Luiselli: “You don’t have a lighter, do you?”
Interviewer: “I don’t, I don’t smoke.”
Luiselli: “I’m sorry to hear that.”
I hung out in the Cellar Bar during the lunch rush using the excuse that I’d make drinks for the lunch crowd and maybe drum up some new bar business, but really I was just enjoying myself and allowing myself some time to think quietly away from the crowd upstairs.
When the bar wasn’t busy, you could hear the cars pulling in to park upstairs outside the restaurant. The front windows were blocked with oriental carpets (these were all over the place in the old Cellar Bar including along the walls and on the seats where people sat to enjoy their drinks). Once when I heard a car pulling in, I walked up front and peeked through the carpet to see who it might be. The car was a Cadillac Coupe de Ville with those large fins in the back. Two older women got out, one from the back seat and one on the passenger side. They went in through the front door of the restaurant. I assumed they were going to use the bathroom because the driver stayed in the car. In those days the Sea Gull was one of the few readily accessible bathrooms in Mendocino.
As soon as the two were gone, the driver, also an older woman, got out and headed downstairs. I quickly let the rug fall back on the window and went to my perch behind the bar. The woman came in and sat on a bar stool closest to the door. I thought she was probably around 70. She was modestly dressed, hair recently done, elegant jewelry though not conspicuous, and she seemed friendly but reserved.
“I’ll have a vodka straight up, please,” she said.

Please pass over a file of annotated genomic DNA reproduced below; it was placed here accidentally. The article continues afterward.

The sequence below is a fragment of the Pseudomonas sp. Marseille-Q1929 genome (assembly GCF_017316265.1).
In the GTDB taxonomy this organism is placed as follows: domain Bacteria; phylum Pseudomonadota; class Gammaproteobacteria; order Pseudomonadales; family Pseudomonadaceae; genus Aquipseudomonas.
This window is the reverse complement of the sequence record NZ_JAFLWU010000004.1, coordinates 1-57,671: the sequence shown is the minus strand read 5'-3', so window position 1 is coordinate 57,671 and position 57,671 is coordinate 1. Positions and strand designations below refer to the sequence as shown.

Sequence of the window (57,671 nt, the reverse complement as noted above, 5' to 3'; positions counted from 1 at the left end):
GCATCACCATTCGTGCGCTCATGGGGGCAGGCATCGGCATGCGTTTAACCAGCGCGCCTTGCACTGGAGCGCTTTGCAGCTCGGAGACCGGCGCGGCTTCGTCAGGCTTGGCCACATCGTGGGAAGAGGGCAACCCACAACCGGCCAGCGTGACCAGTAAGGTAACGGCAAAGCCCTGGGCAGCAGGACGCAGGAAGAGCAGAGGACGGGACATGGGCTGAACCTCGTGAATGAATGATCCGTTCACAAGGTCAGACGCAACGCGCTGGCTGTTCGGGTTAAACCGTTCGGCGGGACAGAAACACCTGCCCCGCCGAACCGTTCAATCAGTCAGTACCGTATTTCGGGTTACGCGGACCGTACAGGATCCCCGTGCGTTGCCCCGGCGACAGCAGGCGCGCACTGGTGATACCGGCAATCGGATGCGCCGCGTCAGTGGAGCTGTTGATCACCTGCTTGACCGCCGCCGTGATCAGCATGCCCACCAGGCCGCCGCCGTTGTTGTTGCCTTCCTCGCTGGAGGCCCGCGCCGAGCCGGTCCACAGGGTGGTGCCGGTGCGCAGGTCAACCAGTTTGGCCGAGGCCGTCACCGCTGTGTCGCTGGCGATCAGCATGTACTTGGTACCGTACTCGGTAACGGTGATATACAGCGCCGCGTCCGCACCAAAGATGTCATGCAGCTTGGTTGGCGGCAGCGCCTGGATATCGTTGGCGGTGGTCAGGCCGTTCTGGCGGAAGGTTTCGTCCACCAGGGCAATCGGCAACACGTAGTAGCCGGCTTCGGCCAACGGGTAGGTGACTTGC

I poured her vodka and she downed it in a single gulp. I was stunned, but attempted to shake it off as an every day occurrence.
“One more.” She smiled at me as if she wanted to start up a conversation, but she didn’t.
She downed the second one just as fast. “Might as well have one more for the road,” she said in a matter-of-fact tone.
When she finished the third drink, she put her forefinger across her lips. “Shh,” she said with a smile, “this is just between us.” She put a $20 bill on the bar (drinks then were around two bucks a shot, I think), thanked me and hurried out the front door. I waited a minute then went back to the window to sneak another peak. She was sitting in the driver’s seat cool as a cucumber when the other two came out the front door and climbed back into the car. She backed out the car and off they went.
One of our most famous drinks was the Dirty Bird. It consisted of a shot of vodka, a shot of tequila, a shot of Kahlua, and a healthy splash of half and half all blended with ice and poured in a tall glass. It tasted like a chocolate milk shake but affected you quite differently. Once I told a bartender in Zihuatanejo how to make them. I went back a few years later and he was still making Pajaro Sucios and serving them to his happy customers.
The strangest drink I was asked to make was a Fleet Deck landing: 1/3 dark rum, 1/3 light rum, 1/3 buttermilk. I haven’t ever tried one. It just sounds too odd.
I don’t know how anyone can drink sweet drinks all night. Once after closing I stayed up for a couple of hours drinking Tuaca with Bob Avery and Julie Calouro. Tuaca is a liqueur made of brandy with a bit of orange and vanilla flavoring. It tastes something like butterscotch. The next morning, I had a terrible hangover. Never again.
I remember a huge guy named Tony with long, straight hair and a bushy beard who worked with the band Dirty Legs. He and his girl were regulars. She drank Kahlua and cream and he drank Southern Comfort and Coke. They could sit through half a dozen or more drinks one after the other without even a bathroom run. Then off they went only to return again the next night. There really were such people. Maybe they’re still around, but I haven’t seen them for years.
Another odd drink that I did try was the Liver Destroyer: Wild Turkey with a shot of Chartreuse on the rocks. I liked to call it the rich man’s bourbon and seven.